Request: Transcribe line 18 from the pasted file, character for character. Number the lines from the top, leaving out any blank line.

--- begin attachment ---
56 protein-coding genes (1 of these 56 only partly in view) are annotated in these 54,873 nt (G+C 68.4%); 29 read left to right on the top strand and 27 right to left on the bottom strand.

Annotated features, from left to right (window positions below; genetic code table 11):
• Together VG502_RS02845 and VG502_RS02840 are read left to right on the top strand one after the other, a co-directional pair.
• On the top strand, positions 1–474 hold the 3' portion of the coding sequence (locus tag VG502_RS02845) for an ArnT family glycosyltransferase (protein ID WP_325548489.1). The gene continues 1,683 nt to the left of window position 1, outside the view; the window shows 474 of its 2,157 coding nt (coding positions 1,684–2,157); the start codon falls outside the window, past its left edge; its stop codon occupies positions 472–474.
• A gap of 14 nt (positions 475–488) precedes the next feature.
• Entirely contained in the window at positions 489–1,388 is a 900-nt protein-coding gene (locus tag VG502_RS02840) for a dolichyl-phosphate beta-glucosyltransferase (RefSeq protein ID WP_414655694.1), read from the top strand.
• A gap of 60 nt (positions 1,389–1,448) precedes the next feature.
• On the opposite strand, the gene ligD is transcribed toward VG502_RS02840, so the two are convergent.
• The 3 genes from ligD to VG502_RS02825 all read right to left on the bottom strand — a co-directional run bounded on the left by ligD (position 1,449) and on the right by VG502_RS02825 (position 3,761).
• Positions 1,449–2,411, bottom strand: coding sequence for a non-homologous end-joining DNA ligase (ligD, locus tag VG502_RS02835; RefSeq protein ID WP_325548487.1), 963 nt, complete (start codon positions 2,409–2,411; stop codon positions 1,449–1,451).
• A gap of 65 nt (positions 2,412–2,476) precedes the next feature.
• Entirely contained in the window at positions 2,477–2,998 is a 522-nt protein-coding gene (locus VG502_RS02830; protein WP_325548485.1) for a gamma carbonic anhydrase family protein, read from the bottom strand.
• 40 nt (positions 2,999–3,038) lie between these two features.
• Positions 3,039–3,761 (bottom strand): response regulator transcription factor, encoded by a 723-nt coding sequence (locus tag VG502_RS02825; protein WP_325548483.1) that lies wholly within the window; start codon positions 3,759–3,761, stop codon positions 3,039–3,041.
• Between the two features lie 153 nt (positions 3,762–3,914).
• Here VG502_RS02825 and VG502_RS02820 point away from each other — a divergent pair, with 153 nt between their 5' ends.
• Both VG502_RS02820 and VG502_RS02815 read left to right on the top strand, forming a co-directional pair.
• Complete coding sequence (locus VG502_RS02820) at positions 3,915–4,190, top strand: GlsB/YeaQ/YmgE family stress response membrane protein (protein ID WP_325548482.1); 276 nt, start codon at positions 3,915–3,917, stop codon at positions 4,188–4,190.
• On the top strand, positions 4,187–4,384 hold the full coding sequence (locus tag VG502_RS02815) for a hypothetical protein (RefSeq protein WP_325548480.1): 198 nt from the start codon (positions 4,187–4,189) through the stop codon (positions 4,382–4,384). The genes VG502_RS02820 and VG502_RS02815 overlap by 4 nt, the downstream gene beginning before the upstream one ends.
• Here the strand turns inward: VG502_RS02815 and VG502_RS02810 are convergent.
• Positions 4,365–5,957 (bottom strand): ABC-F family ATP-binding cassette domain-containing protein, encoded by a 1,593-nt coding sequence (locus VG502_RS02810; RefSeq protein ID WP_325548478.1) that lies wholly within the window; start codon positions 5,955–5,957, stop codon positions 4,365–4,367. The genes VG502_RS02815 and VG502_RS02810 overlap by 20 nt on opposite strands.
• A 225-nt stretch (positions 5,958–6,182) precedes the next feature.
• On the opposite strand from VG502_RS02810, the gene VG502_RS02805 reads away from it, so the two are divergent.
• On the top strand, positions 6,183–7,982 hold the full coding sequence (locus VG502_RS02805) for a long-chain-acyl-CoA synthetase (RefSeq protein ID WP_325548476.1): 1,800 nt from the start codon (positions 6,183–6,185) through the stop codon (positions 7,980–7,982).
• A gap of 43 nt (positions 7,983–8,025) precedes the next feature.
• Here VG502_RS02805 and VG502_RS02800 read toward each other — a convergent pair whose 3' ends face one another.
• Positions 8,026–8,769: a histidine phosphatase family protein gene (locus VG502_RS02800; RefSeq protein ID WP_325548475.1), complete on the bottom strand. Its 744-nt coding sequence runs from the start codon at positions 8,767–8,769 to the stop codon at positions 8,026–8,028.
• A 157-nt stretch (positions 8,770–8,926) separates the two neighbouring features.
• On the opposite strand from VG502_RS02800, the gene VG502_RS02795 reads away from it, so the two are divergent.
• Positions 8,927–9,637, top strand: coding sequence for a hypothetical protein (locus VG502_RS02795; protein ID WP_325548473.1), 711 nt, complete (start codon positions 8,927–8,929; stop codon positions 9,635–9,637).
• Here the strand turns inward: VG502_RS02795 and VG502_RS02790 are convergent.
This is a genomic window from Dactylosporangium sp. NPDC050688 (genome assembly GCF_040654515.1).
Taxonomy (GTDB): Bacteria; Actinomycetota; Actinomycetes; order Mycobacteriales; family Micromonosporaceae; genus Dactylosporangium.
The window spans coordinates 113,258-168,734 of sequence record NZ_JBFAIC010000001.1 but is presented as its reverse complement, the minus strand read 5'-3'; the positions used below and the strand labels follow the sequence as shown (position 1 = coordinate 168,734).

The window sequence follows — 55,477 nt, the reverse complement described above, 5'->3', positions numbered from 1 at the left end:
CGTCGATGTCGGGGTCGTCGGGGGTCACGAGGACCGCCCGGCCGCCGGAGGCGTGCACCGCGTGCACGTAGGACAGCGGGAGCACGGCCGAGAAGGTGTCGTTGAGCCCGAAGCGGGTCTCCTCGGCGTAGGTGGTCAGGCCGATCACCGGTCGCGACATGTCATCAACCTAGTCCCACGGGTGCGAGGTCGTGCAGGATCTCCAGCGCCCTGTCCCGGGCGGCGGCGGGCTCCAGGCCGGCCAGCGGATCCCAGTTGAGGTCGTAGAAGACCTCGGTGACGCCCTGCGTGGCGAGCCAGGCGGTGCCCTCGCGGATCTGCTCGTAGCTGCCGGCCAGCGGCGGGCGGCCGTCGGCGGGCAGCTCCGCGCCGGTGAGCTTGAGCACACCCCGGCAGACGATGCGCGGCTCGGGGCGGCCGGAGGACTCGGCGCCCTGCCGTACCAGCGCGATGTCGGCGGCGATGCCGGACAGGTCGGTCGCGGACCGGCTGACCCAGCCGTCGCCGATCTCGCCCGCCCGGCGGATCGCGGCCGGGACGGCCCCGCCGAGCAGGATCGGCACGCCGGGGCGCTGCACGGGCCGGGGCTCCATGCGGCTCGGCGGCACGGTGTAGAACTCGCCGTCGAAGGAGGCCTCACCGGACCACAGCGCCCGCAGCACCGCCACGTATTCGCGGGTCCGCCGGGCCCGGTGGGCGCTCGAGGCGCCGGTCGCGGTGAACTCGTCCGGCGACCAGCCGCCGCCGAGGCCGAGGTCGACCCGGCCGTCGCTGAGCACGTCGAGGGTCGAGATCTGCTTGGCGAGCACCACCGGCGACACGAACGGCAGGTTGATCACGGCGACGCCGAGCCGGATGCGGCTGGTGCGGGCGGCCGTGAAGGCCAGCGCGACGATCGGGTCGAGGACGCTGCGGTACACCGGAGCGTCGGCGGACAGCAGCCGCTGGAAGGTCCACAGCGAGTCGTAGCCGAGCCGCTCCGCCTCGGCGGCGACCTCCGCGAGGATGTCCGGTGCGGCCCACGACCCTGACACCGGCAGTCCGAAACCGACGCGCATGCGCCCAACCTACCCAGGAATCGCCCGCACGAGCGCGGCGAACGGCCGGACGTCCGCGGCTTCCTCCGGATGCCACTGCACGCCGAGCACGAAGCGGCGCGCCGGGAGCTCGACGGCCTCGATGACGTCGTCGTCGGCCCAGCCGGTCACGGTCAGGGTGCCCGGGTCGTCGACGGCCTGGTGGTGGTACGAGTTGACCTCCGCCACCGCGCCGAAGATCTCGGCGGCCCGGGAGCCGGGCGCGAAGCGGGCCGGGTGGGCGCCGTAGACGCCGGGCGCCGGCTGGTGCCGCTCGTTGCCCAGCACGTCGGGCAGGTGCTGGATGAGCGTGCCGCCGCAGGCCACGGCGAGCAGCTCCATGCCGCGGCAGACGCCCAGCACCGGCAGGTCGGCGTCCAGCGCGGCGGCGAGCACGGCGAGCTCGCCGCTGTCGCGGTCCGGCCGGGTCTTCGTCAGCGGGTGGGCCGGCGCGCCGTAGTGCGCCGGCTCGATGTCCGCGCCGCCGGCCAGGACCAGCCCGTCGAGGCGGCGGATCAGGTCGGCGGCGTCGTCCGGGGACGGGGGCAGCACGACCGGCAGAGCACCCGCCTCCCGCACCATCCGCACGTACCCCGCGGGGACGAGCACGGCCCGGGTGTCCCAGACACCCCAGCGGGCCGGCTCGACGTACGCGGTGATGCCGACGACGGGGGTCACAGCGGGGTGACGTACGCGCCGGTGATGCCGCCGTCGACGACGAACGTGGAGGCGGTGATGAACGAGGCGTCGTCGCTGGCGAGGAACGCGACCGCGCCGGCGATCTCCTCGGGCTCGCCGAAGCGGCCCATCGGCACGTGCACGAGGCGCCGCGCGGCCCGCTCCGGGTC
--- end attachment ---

• Complete coding sequence (locus VG502_RS02820) at positions 3,915–4,190, top strand: GlsB/YeaQ/YmgE family stress response membrane protein (protein ID WP_325548482.1); 276 nt, start codon at positions 3,915–3,917, stop codon at positions 4,188–4,190.